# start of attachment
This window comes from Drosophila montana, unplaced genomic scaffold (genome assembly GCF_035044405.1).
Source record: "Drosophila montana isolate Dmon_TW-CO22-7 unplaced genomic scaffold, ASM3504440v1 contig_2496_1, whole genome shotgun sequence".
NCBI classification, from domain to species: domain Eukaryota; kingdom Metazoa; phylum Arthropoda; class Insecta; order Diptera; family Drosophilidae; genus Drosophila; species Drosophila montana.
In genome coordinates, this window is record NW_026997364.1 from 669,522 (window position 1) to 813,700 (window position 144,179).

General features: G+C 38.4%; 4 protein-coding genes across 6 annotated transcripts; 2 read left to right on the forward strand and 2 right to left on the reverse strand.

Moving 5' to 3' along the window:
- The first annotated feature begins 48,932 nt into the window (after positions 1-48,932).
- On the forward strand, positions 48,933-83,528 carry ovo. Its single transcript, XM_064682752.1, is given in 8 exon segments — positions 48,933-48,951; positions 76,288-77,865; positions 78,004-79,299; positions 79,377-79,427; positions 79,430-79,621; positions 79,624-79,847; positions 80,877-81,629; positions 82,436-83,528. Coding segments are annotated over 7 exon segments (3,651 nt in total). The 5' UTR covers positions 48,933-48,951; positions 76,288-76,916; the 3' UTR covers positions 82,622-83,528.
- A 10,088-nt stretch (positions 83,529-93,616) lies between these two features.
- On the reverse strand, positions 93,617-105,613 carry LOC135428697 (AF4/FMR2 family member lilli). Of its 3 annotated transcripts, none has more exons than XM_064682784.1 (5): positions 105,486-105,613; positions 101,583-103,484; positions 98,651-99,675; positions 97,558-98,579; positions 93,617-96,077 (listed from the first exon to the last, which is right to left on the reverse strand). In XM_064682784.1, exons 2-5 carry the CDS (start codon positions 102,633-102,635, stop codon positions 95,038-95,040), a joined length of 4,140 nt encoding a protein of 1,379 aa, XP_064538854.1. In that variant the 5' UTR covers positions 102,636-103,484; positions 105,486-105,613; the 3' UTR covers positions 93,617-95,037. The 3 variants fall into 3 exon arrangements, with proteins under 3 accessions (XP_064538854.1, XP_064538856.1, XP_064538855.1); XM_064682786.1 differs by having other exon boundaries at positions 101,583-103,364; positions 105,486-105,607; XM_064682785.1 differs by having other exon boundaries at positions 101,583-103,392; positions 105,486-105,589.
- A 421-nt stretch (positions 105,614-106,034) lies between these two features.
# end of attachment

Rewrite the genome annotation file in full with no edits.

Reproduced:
This window comes from Drosophila montana, unplaced genomic scaffold (genome assembly GCF_035044405.1).
Source record: "Drosophila montana isolate Dmon_TW-CO22-7 unplaced genomic scaffold, ASM3504440v1 contig_2496_1, whole genome shotgun sequence".
NCBI classification, from domain to species: domain Eukaryota; kingdom Metazoa; phylum Arthropoda; class Insecta; order Diptera; family Drosophilidae; genus Drosophila; species Drosophila montana.
In genome coordinates, this window is record NW_026997364.1 from 669,522 (window position 1) to 813,700 (window position 144,179).

General features: G+C 38.4%; 4 protein-coding genes across 6 annotated transcripts; 2 read left to right on the forward strand and 2 right to left on the reverse strand.

Moving 5' to 3' along the window:
- The first annotated feature begins 48,932 nt into the window (after positions 1-48,932).
- On the forward strand, positions 48,933-83,528 carry ovo. Its single transcript, XM_064682752.1, is given in 8 exon segments — positions 48,933-48,951; positions 76,288-77,865; positions 78,004-79,299; positions 79,377-79,427; positions 79,430-79,621; positions 79,624-79,847; positions 80,877-81,629; positions 82,436-83,528. Coding segments are annotated over 7 exon segments (3,651 nt in total). The 5' UTR covers positions 48,933-48,951; positions 76,288-76,916; the 3' UTR covers positions 82,622-83,528.
- A 10,088-nt stretch (positions 83,529-93,616) lies between these two features.
- On the reverse strand, positions 93,617-105,613 carry LOC135428697 (AF4/FMR2 family member lilli). Of its 3 annotated transcripts, none has more exons than XM_064682784.1 (5): positions 105,486-105,613; positions 101,583-103,484; positions 98,651-99,675; positions 97,558-98,579; positions 93,617-96,077 (listed from the first exon to the last, which is right to left on the reverse strand). In XM_064682784.1, exons 2-5 carry the CDS (start codon positions 102,633-102,635, stop codon positions 95,038-95,040), a joined length of 4,140 nt encoding a protein of 1,379 aa, XP_064538854.1. In that variant the 5' UTR covers positions 102,636-103,484; positions 105,486-105,613; the 3' UTR covers positions 93,617-95,037. The 3 variants fall into 3 exon arrangements, with proteins under 3 accessions (XP_064538854.1, XP_064538856.1, XP_064538855.1); XM_064682786.1 differs by having other exon boundaries at positions 101,583-103,364; positions 105,486-105,607; XM_064682785.1 differs by having other exon boundaries at positions 101,583-103,392; positions 105,486-105,589.
- A 421-nt stretch (positions 105,614-106,034) lies between these two features.